"My medications just aren't working", is a common complaint voiced by many people who are dealing with Bipolar Disorder. And there are two main reasons why you may be feeling this same way.


One, your medications, or the dosages of those medications, may be wrong for you. Or, two, you may not have given your medications enough time to actually start working.


First, you need to understand that Bipolar Disorder is a difficult disorder to treat. There are numerous medications, combinations of medications, and dosages to choose from. And, what works great for one person may not work at all for another person.


Although it will be difficult, you will need to keep your belief in finding the right treatment strong, and to use that belief to carry you through until you find the treatment that works best for you.  Just be patient, and don’t give up.


Many people with Bipolar Disorder get tired of trying one medication after another only to go through disappointment after disappointment when they don't work. However, I am here to tell you that eventually your persistence WILL pay off. And when the day comes that you find the right medications, the wait will have been worth it.


So what do you do in the meantime? First and foremost, DO NOT GIVE UP! If you are taking your medications and you are still experiencing symptoms of your disorder, call your doctor and let him know.  Close communication with your doctor during the trial and error phase of finding the right medication for you is the best way to ensure success.  Your doctor is not a mind reader—he only knows what you tell him.


The worst thing you could do in this situation is stop taking your medications. Even if they aren’t working, stopping them will only invite more problems into your life.  If you must stop your medications, you must do it under a doctor’s care.  Stopping them at once, or too quickly, can be very dangerous to you and your health.


So, begin by writing down all of the symptoms you are still experiencing. Then share that list with your doctor. Your doctor may need to increase or decrease your dosage. He may even need to prescribe an entirely different medication.  In any case, you must trust your doctor to regulate your medications, and resist the temptation to self-medicate.


Please keep in mind that this trial and error process may go on for a little while, but with each new medication or dosage change you try, you are one step closer to finding your winning treatment.


Which leads us to the second reason—you may not have given your medication enough time to work. Bipolar treatment medications, like all medications, require a period of time to build up in your system and reach therapeutic levels.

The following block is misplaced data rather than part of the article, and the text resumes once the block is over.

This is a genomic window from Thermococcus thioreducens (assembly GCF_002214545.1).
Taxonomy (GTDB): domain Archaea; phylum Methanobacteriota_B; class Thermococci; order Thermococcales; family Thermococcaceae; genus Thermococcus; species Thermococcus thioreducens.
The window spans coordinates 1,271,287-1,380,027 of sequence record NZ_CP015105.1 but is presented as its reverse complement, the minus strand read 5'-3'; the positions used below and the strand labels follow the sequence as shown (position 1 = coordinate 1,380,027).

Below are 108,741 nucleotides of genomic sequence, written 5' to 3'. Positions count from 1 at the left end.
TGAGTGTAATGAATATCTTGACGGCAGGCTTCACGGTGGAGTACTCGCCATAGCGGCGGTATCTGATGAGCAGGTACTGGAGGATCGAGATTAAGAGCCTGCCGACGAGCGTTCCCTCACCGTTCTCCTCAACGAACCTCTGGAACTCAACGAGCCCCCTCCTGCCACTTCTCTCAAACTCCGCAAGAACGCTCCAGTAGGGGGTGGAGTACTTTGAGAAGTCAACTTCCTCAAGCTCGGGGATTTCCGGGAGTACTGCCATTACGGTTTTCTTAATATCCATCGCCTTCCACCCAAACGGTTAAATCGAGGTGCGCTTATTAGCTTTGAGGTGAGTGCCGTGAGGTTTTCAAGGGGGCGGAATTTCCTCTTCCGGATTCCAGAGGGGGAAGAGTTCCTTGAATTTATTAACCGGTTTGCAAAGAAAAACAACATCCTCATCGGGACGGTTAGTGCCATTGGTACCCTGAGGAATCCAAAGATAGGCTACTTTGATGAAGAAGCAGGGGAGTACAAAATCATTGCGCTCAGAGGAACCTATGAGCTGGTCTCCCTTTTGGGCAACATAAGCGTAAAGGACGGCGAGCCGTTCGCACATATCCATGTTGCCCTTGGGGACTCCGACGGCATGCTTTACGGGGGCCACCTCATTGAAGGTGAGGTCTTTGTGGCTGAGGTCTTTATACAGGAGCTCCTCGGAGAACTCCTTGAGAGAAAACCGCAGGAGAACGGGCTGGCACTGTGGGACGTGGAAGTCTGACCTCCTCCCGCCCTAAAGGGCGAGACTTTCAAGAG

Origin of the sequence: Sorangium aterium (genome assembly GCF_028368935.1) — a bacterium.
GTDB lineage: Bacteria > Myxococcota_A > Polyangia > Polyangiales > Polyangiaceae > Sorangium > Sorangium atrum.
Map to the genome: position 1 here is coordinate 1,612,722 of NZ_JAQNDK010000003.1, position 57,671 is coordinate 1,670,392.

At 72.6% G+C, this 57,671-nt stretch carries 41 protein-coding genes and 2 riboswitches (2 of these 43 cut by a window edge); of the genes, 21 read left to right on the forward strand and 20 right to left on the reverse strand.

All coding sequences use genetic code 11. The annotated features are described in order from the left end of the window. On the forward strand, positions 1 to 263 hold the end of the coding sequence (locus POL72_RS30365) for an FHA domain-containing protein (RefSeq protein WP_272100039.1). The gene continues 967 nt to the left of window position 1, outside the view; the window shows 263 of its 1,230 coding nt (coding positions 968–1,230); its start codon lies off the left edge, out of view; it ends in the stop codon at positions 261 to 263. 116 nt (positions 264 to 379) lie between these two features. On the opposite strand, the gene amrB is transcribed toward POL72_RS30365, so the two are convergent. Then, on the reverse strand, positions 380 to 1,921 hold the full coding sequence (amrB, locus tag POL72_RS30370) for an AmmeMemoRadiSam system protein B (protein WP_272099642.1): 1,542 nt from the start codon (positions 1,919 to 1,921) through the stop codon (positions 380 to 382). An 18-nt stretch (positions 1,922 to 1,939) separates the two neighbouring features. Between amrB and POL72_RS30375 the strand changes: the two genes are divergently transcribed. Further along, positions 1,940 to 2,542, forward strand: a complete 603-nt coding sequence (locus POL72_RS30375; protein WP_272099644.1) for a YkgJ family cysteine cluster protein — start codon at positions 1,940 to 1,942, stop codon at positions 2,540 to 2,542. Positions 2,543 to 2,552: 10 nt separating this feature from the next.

If you stop or give up on a medication before it has had time to work, you will be cheating yourself and those around you. While the waiting can be tough, it is a natural circumstance of taking medications.


After starting a new medication, or beginning a dosage change, ask your doctor for an estimate of how long it will take for the medications to start working. Notice that I said ESTIMATION. This is important because people are different and medications work differently in different people.


While it may only take two weeks for a certain medication to work for one individual, it may take four to six weeks for it to work for you. Be patient and take steps to keep  yourself from getting discouraged.


There are, of course, things you can do to make this waiting time a little easier. Before deciding to stop your medications, try the following techniques and give your medications time to work:


• Talk to your doctor. Make sure that you understand exactly what the medication is supposed to do and how long it will take for it to do it. This way you will understand what is supposed to happen and when, so that you will not become discouraged too early.


• Write down your symptoms and feelings. Start logging your feelings in a notebook. Try to do this at the same time each day; for example, before bed each night. Sometimes, when you are in the middle of something, it is hard to see the entire picture clearly. By writing down your feelings and symptoms, you will actually be able to see when small improvements occur. Once you can see these changes, your dedication to your new medications will be strengthened.


• Ask a loved one to write down their thoughts on your behavior and symptoms. Sometimes, when you are the one suffering, it is hard to notice the improvements. That is why it is a good idea to ask a loved one whom you trust to notice for you. When they spot a noticeable improvement, have them share the news with you.


• Keep your mind busy. Waiting for anything can be tough, but waiting for a medication to kick in is extremely difficult. Help yourself out by starting a new project or hobby. When you begin to dwell on the medication, turn your thoughts to the project to help ease the frustration that may come from waiting.


To help you keep track of your symptoms, please fill out the following worksheet. You can also use the information you collect on this worksheet to help you communicate with your doctor/therapist.




Symptom Checklist





Not at all


















































Can't sleep






No appetite






Excessive worry






Irritable or angry






Suicidal thoughts






Racing thoughts






Extreme mood swings